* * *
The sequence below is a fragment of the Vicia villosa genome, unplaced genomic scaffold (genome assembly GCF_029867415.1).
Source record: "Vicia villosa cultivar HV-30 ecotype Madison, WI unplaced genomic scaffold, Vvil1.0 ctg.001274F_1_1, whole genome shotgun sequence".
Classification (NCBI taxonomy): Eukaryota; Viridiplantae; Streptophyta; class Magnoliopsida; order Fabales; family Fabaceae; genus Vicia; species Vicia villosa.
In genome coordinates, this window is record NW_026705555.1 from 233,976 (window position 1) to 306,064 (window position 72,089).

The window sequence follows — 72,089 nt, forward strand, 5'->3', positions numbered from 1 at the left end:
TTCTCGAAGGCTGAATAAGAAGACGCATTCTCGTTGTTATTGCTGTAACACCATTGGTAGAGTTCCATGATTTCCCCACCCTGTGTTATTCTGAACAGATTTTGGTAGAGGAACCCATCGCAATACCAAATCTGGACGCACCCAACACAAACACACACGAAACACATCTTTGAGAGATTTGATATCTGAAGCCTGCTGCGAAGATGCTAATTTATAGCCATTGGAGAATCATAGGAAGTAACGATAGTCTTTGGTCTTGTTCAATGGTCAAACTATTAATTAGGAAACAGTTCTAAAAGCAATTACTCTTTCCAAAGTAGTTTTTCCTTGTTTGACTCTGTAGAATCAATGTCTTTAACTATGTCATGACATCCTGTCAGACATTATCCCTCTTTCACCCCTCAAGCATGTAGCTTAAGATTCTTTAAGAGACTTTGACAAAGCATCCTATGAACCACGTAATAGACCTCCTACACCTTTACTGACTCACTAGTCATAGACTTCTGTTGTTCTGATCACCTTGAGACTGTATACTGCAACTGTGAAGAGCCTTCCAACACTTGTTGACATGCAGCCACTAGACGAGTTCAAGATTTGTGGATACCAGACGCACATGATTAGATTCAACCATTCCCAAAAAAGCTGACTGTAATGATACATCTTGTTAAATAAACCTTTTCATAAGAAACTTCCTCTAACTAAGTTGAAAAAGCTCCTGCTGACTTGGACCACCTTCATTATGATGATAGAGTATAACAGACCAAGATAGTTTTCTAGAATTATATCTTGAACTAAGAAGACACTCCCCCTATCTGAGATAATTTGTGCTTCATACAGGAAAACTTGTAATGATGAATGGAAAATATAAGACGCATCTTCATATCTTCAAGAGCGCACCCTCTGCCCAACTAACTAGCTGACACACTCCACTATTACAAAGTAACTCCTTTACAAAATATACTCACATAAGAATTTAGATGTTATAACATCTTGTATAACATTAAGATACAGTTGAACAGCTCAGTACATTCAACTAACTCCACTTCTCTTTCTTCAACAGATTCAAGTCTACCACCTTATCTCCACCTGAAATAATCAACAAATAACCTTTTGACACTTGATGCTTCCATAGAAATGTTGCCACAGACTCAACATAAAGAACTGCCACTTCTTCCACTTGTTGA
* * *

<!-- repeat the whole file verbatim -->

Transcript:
The sequence below is a fragment of the Vicia villosa genome, unplaced genomic scaffold (genome assembly GCF_029867415.1).
Source record: "Vicia villosa cultivar HV-30 ecotype Madison, WI unplaced genomic scaffold, Vvil1.0 ctg.001274F_1_1, whole genome shotgun sequence".
Classification (NCBI taxonomy): Eukaryota; Viridiplantae; Streptophyta; class Magnoliopsida; order Fabales; family Fabaceae; genus Vicia; species Vicia villosa.
In genome coordinates, this window is record NW_026705555.1 from 233,976 (window position 1) to 306,064 (window position 72,089).

The window sequence follows — 72,089 nt, forward strand, 5'->3', positions numbered from 1 at the left end:
TTCTCGAAGGCTGAATAAGAAGACGCATTCTCGTTGTTATTGCTGTAACACCATTGGTAGAGTTCCATGATTTCCCCACCCTGTGTTATTCTGAACAGATTTTGGTAGAGGAACCCATCGCAATACCAAATCTGGACGCACCCAACACAAACACACACGAAACACATCTTTGAGAGATTTGATATCTGAAGCCTGCTGCGAAGATGCTAATTTATAGCCATTGGAGAATCATAGGAAGTAACGATAGTCTTTGGTCTTGTTCAATGGTCAAACTATTAATTAGGAAACAGTTCTAAAAGCAATTACTCTTTCCAAAGTAGTTTTTCCTTGTTTGACTCTGTAGAATCAATGTCTTTAACTATGTCATGACATCCTGTCAGACATTATCCCTCTTTCACCCCTCAAGCATGTAGCTTAAGATTCTTTAAGAGACTTTGACAAAGCATCCTATGAACCACGTAATAGACCTCCTACACCTTTACTGACTCACTAGTCATAGACTTCTGTTGTTCTGATCACCTTGAGACTGTATACTGCAACTGTGAAGAGCCTTCCAACACTTGTTGACATGCAGCCACTAGACGAGTTCAAGATTTGTGGATACCAGACGCACATGATTAGATTCAACCATTCCCAAAAAAGCTGACTGTAATGATACATCTTGTTAAATAAACCTTTTCATAAGAAACTTCCTCTAACTAAGTTGAAAAAGCTCCTGCTGACTTGGACCACCTTCATTATGATGATAGAGTATAACAGACCAAGATAGTTTTCTAGAATTATATCTTGAACTAAGAAGACACTCCCCCTATCTGAGATAATTTGTGCTTCATACAGGAAAACTTGTAATGATGAATGGAAAATATAAGACGCATCTTCATATCTTCAAGAGCGCACCCTCTGCCCAACTAACTAGCTGACACACTCCACTATTACAAAGTAACTCCTTTACAAAATATACTCACATAAGAATTTAGATGTTATAACATCTTGTATAACATTAAGATACAGTTGAACAGCTCAGTACATTCAACTAACTCCACTTCTCTTTCTTCAACAGATTCAAGTCTACCACCTTATCTCCACCTGAAATAATCAACAAATAACCTTTTGACACTTGATGCTTCCATAGAAATGTTGCCACAGACTCAACATAAAGAACTGCCACTTCTTCCACTTGTTGA